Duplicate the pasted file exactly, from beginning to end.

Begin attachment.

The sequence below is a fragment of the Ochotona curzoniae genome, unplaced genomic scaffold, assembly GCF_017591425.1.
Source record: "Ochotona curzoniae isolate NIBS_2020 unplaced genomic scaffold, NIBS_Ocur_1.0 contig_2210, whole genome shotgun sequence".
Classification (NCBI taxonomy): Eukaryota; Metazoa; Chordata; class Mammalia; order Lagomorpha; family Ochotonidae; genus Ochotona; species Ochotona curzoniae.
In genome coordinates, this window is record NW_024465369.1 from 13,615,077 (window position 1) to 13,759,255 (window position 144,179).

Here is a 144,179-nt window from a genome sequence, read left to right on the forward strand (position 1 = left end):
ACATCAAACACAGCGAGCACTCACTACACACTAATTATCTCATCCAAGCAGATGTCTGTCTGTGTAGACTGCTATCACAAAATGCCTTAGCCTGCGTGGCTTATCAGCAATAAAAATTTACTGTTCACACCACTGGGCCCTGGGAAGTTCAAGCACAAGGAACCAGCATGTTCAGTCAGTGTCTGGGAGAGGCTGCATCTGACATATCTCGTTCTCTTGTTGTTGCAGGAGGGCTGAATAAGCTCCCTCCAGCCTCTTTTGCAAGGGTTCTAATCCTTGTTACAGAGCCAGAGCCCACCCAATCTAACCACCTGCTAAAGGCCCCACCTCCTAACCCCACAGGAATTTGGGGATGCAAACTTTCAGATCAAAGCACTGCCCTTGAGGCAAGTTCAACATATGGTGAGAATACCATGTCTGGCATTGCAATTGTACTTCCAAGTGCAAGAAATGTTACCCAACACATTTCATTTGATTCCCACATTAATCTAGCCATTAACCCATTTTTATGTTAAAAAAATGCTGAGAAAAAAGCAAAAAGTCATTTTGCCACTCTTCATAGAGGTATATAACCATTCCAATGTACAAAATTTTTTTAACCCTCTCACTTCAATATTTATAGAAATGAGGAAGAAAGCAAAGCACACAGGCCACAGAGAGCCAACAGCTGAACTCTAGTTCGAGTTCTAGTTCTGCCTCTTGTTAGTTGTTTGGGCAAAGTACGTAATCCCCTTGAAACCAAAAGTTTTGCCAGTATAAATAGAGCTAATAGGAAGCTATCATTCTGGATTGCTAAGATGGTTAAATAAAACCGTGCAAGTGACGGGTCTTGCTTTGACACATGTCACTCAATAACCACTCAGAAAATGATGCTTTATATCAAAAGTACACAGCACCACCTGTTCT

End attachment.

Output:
The sequence below is a fragment of the Ochotona curzoniae genome, unplaced genomic scaffold, assembly GCF_017591425.1.
Source record: "Ochotona curzoniae isolate NIBS_2020 unplaced genomic scaffold, NIBS_Ocur_1.0 contig_2210, whole genome shotgun sequence".
Classification (NCBI taxonomy): Eukaryota; Metazoa; Chordata; class Mammalia; order Lagomorpha; family Ochotonidae; genus Ochotona; species Ochotona curzoniae.
In genome coordinates, this window is record NW_024465369.1 from 13,615,077 (window position 1) to 13,759,255 (window position 144,179).

Here is a 144,179-nt window from a genome sequence, read left to right on the forward strand (position 1 = left end):
ACATCAAACACAGCGAGCACTCACTACACACTAATTATCTCATCCAAGCAGATGTCTGTCTGTGTAGACTGCTATCACAAAATGCCTTAGCCTGCGTGGCTTATCAGCAATAAAAATTTACTGTTCACACCACTGGGCCCTGGGAAGTTCAAGCACAAGGAACCAGCATGTTCAGTCAGTGTCTGGGAGAGGCTGCATCTGACATATCTCGTTCTCTTGTTGTTGCAGGAGGGCTGAATAAGCTCCCTCCAGCCTCTTTTGCAAGGGTTCTAATCCTTGTTACAGAGCCAGAGCCCACCCAATCTAACCACCTGCTAAAGGCCCCACCTCCTAACCCCACAGGAATTTGGGGATGCAAACTTTCAGATCAAAGCACTGCCCTTGAGGCAAGTTCAACATATGGTGAGAATACCATGTCTGGCATTGCAATTGTACTTCCAAGTGCAAGAAATGTTACCCAACACATTTCATTTGATTCCCACATTAATCTAGCCATTAACCCATTTTTATGTTAAAAAAATGCTGAGAAAAAAGCAAAAAGTCATTTTGCCACTCTTCATAGAGGTATATAACCATTCCAATGTACAAAATTTTTTTAACCCTCTCACTTCAATATTTATAGAAATGAGGAAGAAAGCAAAGCACACAGGCCACAGAGAGCCAACAGCTGAACTCTAGTTCGAGTTCTAGTTCTGCCTCTTGTTAGTTGTTTGGGCAAAGTACGTAATCCCCTTGAAACCAAAAGTTTTGCCAGTATAAATAGAGCTAATAGGAAGCTATCATTCTGGATTGCTAAGATGGTTAAATAAAACCGTGCAAGTGACGGGTCTTGCTTTGACACATGTCACTCAATAACCACTCAGAAAATGATGCTTTATATCAAAAGTACACAGCACCACCTGTTCT